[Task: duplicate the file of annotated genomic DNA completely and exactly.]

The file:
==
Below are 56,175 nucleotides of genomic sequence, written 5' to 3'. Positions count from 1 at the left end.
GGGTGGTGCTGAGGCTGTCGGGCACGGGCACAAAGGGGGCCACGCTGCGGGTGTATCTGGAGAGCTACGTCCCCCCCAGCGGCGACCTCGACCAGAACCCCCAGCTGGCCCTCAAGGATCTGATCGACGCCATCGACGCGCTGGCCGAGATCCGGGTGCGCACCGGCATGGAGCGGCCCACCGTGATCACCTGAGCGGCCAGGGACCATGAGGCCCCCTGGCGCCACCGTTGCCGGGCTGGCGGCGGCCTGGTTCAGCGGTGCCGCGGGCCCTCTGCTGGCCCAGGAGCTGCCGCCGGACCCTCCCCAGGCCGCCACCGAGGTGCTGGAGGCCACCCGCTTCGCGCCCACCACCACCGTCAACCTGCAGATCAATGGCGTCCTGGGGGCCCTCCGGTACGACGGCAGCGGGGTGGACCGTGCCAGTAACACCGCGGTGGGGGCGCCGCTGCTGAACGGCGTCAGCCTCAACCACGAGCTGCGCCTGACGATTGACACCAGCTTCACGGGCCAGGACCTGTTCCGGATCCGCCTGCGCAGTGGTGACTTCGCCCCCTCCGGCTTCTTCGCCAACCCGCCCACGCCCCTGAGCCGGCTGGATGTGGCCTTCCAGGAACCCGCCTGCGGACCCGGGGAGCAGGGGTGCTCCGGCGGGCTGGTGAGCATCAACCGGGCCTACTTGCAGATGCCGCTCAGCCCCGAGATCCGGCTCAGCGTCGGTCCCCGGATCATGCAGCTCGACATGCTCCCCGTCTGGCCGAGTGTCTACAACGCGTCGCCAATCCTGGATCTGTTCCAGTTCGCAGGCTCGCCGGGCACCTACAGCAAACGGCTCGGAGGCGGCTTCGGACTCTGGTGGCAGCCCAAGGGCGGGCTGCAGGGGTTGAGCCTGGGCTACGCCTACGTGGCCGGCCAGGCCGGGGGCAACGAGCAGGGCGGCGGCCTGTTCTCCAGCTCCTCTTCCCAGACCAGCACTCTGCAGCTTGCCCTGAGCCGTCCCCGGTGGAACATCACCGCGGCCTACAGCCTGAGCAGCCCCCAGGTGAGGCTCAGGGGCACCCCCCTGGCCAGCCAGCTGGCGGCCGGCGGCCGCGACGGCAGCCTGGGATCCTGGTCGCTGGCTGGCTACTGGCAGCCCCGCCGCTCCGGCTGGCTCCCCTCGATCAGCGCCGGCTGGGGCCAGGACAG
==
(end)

Below are 56,175 nucleotides of genomic sequence, written 5' to 3'. Positions count from 1 at the left end.
GGGTGGTGCTGAGGCTGTCGGGCACGGGCACAAAGGGGGCCACGCTGCGGGTGTATCTGGAGAGCTACGTCCCCCCCAGCGGCGACCTCGACCAGAACCCCCAGCTGGCCCTCAAGGATCTGATCGACGCCATCGACGCGCTGGCCGAGATCCGGGTGCGCACCGGCATGGAGCGGCCCACCGTGATCACCTGAGCGGCCAGGGACCATGAGGCCCCCTGGCGCCACCGTTGCCGGGCTGGCGGCGGCCTGGTTCAGCGGTGCCGCGGGCCCTCTGCTGGCCCAGGAGCTGCCGCCGGACCCTCCCCAGGCCGCCACCGAGGTGCTGGAGGCCACCCGCTTCGCGCCCACCACCACCGTCAACCTGCAGATCAATGGCGTCCTGGGGGCCCTCCGGTACGACGGCAGCGGGGTGGACCGTGCCAGTAACACCGCGGTGGGGGCGCCGCTGCTGAACGGCGTCAGCCTCAACCACGAGCTGCGCCTGACGATTGACACCAGCTTCACGGGCCAGGACCTGTTCCGGATCCGCCTGCGCAGTGGTGACTTCGCCCCCTCCGGCTTCTTCGCCAACCCGCCCACGCCCCTGAGCCGGCTGGATGTGGCCTTCCAGGAACCCGCCTGCGGACCCGGGGAGCAGGGGTGCTCCGGCGGGCTGGTGAGCATCAACCGGGCCTACTTGCAGATGCCGCTCAGCCCCGAGATCCGGCTCAGCGTCGGTCCCCGGATCATGCAGCTCGACATGCTCCCCGTCTGGCCGAGTGTCTACAACGCGTCGCCAATCCTGGATCTGTTCCAGTTCGCAGGCTCGCCGGGCACCTACAGCAAACGGCTCGGAGGCGGCTTCGGACTCTGGTGGCAGCCCAAGGGCGGGCTGCAGGGGTTGAGCCTGGGCTACGCCTACGTGGCCGGCCAGGCCGGGGGCAACGAGCAGGGCGGCGGCCTGTTCTCCAGCTCCTCTTCCCAGACCAGCACTCTGCAGCTTGCCCTGAGCCGTCCCCGGTGGAACATCACCGCGGCCTACAGCCTGAGCAGCCCCCAGGTGAGGCTCAGGGGCACCCCCCTGGCCAGCCAGCTGGCGGCCGGCGGCCGCGACGGCAGCCTGGGATCCTGGTCGCTGGCTGGCTACTGGCAGCCCCGCCGCTCCGGCTGGCTCCCCTCGATCAGCGCCGGCTGGGGCCAGGACAG